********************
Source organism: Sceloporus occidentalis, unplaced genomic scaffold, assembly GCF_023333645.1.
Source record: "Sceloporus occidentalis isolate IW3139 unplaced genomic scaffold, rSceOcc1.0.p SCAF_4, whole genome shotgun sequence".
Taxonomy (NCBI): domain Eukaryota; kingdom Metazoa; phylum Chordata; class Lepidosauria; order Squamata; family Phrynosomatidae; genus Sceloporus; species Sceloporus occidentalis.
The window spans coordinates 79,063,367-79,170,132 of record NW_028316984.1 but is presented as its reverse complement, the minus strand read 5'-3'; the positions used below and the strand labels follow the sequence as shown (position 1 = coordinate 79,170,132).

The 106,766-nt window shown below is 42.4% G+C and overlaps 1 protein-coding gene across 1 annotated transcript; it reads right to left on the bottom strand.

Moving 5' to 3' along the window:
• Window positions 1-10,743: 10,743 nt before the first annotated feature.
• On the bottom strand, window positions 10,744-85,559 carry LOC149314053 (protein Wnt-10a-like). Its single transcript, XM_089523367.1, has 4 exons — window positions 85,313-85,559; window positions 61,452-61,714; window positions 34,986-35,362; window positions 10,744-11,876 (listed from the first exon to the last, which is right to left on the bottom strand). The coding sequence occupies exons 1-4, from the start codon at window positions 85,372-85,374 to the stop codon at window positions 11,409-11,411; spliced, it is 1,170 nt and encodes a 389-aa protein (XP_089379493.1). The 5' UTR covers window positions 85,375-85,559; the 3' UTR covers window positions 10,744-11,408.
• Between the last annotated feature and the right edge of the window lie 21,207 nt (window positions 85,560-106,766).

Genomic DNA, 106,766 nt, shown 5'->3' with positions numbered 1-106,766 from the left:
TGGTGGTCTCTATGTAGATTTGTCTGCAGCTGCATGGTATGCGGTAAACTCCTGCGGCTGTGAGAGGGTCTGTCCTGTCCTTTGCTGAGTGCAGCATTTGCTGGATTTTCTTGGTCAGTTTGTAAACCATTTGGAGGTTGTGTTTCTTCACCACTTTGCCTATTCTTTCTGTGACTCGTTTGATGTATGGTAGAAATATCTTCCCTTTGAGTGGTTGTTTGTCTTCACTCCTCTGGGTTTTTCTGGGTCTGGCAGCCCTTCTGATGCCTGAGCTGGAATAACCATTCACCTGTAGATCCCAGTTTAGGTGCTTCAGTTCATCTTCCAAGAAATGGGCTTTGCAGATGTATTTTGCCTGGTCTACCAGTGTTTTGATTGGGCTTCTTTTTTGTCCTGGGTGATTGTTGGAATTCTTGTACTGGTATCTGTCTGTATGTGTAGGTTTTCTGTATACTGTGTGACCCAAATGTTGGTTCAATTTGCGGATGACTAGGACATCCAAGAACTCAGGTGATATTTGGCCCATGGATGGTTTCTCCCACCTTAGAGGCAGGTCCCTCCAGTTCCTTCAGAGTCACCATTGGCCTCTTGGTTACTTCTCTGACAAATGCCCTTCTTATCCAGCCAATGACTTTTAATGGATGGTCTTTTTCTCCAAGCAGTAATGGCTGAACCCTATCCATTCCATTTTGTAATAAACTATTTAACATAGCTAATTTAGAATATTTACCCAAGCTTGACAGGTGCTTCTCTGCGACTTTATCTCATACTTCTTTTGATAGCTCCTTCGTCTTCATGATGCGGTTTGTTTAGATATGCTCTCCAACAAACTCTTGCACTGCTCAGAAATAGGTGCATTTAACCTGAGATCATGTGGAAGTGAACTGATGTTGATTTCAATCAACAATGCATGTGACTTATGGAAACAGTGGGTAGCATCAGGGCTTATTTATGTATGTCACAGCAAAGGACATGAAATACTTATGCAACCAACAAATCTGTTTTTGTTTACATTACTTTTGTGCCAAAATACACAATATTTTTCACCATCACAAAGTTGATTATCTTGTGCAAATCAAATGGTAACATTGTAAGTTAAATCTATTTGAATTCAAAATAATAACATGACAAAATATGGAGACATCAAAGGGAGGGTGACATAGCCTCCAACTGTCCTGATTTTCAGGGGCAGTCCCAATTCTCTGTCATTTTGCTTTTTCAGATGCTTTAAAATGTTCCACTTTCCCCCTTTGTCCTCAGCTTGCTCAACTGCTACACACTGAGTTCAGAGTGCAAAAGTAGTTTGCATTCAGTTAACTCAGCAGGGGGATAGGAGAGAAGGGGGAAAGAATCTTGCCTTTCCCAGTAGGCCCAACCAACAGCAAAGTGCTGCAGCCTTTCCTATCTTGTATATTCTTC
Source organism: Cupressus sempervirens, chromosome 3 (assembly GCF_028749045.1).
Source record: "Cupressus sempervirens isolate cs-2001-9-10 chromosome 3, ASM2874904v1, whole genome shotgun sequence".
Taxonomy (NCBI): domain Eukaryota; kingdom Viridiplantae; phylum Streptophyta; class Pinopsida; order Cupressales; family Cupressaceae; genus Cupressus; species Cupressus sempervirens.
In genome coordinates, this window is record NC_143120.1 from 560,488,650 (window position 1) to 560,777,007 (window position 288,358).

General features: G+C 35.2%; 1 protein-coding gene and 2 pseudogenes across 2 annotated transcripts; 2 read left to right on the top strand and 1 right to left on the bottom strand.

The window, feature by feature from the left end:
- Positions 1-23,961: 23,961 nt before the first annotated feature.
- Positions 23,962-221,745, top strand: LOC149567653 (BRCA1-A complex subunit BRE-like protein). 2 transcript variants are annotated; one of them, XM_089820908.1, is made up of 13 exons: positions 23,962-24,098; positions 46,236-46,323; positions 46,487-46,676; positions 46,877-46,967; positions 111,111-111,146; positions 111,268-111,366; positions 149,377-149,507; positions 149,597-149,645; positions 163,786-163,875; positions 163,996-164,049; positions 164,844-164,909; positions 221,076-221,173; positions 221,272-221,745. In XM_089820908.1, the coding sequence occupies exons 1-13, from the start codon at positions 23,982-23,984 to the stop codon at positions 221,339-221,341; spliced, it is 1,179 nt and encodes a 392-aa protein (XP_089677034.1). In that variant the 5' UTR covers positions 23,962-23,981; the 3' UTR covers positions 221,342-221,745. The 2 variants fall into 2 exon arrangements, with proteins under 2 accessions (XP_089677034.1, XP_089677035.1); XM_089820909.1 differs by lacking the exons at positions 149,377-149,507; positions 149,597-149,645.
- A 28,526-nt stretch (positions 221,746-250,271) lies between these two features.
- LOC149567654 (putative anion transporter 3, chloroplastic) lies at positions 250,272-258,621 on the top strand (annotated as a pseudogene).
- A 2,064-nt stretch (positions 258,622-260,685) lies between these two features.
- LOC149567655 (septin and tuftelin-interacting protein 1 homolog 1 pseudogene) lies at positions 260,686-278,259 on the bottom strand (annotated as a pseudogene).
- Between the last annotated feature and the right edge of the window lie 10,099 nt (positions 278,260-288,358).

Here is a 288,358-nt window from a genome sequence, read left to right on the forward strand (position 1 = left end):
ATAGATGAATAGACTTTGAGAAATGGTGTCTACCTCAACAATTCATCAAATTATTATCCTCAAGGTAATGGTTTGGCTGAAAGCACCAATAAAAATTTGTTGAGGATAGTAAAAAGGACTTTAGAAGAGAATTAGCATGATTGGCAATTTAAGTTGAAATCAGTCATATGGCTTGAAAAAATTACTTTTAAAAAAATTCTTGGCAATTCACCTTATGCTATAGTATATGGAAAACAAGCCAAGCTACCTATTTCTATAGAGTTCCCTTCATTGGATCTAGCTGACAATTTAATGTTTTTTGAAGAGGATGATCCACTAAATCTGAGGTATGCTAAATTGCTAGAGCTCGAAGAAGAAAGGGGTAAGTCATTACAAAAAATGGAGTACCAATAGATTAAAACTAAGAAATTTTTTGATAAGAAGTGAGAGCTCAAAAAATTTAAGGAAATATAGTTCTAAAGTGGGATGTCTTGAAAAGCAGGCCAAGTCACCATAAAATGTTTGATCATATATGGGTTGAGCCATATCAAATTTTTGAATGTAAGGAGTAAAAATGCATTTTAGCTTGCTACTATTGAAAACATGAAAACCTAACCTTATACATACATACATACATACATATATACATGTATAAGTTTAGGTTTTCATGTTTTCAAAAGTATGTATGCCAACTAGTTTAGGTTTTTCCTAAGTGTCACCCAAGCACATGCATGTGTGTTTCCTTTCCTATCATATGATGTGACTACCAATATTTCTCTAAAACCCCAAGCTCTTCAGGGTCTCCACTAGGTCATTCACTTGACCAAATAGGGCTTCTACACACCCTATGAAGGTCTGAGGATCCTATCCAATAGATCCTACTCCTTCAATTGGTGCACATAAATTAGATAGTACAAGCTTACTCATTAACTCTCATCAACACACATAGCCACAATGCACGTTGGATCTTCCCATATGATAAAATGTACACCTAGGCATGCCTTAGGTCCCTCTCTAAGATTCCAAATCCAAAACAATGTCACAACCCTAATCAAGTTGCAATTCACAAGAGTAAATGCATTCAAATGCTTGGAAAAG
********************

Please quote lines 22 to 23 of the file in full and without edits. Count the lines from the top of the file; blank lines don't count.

- A 2,064-nt stretch (positions 258,622-260,685) lies between these two features.
- LOC149567655 (septin and tuftelin-interacting protein 1 homolog 1 pseudogene) lies at positions 260,686-278,259 on the bottom strand (annotated as a pseudogene).